Gauteng health department details its course of action to remedy healthcare delivery
Problems with the management of funds, leadership, accountability and budgets – whether by state institutions or individuals – are hindering efforts to improve the Gauteng healthcare delivery system, the parliamentary watchdog has heard.
During a virtual briefing on Thursday, the Gauteng Department of Health (GDoH) said it was working on reducing irregular expenditure and was implementing house resolutions to improve the healthcare delivery system in the province.
The GDoH, led by its head, MEC Dr Nomathemba Mokgethi, briefed Parliament’s accounting watchdog, Scopa, on why it incurred unauthorised expenditure in the last financial year and on its efforts to reduce this.
The briefing comes after a report by the Auditor-General (AG) in the last financial year, 2020/2021, that raised serious concern about the GDoH’s irregular expenditure, delayed services and the non-existent culture of “doing things right”.
As per the AG’s report, the province incurred R378.40-million in fruitless and wasteful expenditure, stemming from the procurement of personal protective equipment. The GDoH continued to be under financial strain due to unbudgeted medical claims of R24.33-billion, with R392-million paid out in the financial year.
This had affected the department’s ability to deliver services, pay its suppliers on time, fill vacant positions for healthcare workers at some health institutions, and to build, maintain and upgrade hospitals and other health facilities.
Earlier this year, there were reports of supplies running out and biological waste piling up as public health facilities failed to pay suppliers and medical interns in the province’s largest medical care facility, Chris Hani Baragwanath, because of the financial problems.
The Gauteng Health Department’s CFO, Lerato Madyo, has attributed some of the irregular spending to the department being underbudgeted and overcommitted as a result of population growth in the province.
“Gauteng should acknowledge that the baseline allocation of the department cannot meet the health requirements in terms of provincialising quality healthcare in the province. The population influx does not necessarily accommodate what the fiscus can afford.”
Madyo said the GDoH’s financial issues were not just because of a shortfall of money but also due to historic financial problems.
“The biggest challenge that we had on paying service providers on time was impacted by invoices that we have carried through from one financial year to the other. [About] R500-million is paid to suppliers of goods and services annually… the highest level of consumption of available funds, which also makes it impossible to afford the demand made in the provisioning of resources for quality healthcare services at the facility level.”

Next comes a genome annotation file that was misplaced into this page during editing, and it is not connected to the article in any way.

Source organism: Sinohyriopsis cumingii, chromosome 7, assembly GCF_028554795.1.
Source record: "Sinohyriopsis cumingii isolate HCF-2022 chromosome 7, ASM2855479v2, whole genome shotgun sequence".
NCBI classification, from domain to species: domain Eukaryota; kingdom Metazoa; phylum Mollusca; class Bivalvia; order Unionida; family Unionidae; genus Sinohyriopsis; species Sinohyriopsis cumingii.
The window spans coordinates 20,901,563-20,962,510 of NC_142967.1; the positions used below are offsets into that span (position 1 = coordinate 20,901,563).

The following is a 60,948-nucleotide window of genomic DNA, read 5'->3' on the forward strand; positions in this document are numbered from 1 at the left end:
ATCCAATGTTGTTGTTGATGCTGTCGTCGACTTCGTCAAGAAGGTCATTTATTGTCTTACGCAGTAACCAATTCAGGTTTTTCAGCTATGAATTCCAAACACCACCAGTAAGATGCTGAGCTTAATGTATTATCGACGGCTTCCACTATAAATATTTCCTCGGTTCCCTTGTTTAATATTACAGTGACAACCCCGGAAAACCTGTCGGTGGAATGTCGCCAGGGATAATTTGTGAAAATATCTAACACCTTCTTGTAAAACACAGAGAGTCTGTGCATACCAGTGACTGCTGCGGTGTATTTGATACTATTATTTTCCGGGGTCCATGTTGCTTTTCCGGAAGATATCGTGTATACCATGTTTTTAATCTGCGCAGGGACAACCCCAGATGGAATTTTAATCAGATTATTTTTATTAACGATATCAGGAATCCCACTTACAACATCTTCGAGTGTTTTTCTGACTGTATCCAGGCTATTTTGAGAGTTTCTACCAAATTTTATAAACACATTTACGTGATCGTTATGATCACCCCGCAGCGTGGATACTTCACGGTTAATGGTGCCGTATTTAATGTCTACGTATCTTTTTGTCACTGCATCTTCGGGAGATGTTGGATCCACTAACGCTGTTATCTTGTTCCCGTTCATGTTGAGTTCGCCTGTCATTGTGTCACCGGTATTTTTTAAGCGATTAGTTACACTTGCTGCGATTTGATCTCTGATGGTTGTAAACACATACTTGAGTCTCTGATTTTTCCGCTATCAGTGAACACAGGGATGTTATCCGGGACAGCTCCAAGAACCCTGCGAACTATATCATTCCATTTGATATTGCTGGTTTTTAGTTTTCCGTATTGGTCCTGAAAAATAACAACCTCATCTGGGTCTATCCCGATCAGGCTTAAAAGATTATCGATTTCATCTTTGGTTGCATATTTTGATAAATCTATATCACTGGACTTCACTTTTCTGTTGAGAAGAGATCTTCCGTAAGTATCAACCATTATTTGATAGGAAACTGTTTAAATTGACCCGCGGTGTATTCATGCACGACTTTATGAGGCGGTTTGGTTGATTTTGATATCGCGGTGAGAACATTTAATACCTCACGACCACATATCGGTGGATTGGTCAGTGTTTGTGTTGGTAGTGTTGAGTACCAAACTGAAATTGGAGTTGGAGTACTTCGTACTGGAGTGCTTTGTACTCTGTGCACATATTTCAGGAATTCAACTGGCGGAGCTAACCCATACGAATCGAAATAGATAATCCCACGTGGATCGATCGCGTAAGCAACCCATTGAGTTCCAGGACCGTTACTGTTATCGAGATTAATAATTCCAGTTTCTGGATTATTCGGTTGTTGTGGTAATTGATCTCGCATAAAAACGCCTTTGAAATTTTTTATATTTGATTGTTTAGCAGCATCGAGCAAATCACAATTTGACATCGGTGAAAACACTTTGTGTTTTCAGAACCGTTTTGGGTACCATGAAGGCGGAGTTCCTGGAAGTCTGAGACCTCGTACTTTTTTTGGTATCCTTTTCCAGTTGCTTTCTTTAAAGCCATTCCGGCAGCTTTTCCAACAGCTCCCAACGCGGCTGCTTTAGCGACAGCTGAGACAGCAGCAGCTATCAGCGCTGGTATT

She said that because of the imbalance between budget availability, cash management and procurement, the 30-day payment requirement needed to be reviewed.
Nevertheless, she said, the department was making progress in resolving its financial problems.
The GDoH said it had done the following to remedy these problems:
- Made a presentation to the Provincial Treasury about the growth of GDP vs the growth in budget allocation being a total mismatch;
- Prioritised paying service providers who had not been paid from the previous financial year;
- Adopted and is implementing house resolutions suggested by the AG;
- Appointed leadership (a head of department and a chief financial officer);
- As of 31 March, surrendered a budget of about R3-billion worth of spending in the financial year, with 50% relating to conditional grants, infrastructure and provisioning of machinery; and
- Set a target of at least R21-billion worth of contingent liabilities, not just from the current year but also balances carried forward and new cases.
Scopa chair Sochayile Khanyile told Daily Maverick: “We needed the GDoH to convince us that those plans that they are setting up to correct the past irregular expenditure have made an impact in the current financial year.
“We are happy with the explanations, but we are not happy the work hasn’t been done. In today’s session, some questions remain unanswered, for instance, on their spending on Covid funding, and the investigations that are supposed to happen on that.
“Based on that, it is clear for us that they are still struggling, mainly because they didn’t have stable leadership in the head of the department and financial unit. So, because of that, they couldn’t set up proper systems and processes to deal with a number of issues. Now, with confirmed leadership, a HOD and a CFO, they have assured they have game-changing plans for the financial problems.”
The Gauteng Standing Committee on Public Accounts has resolved to track the GDoH’s plans for its financial problems, quarterly, to ensure it lives up to its commitments to improve the healthcare delivery system in the province. DM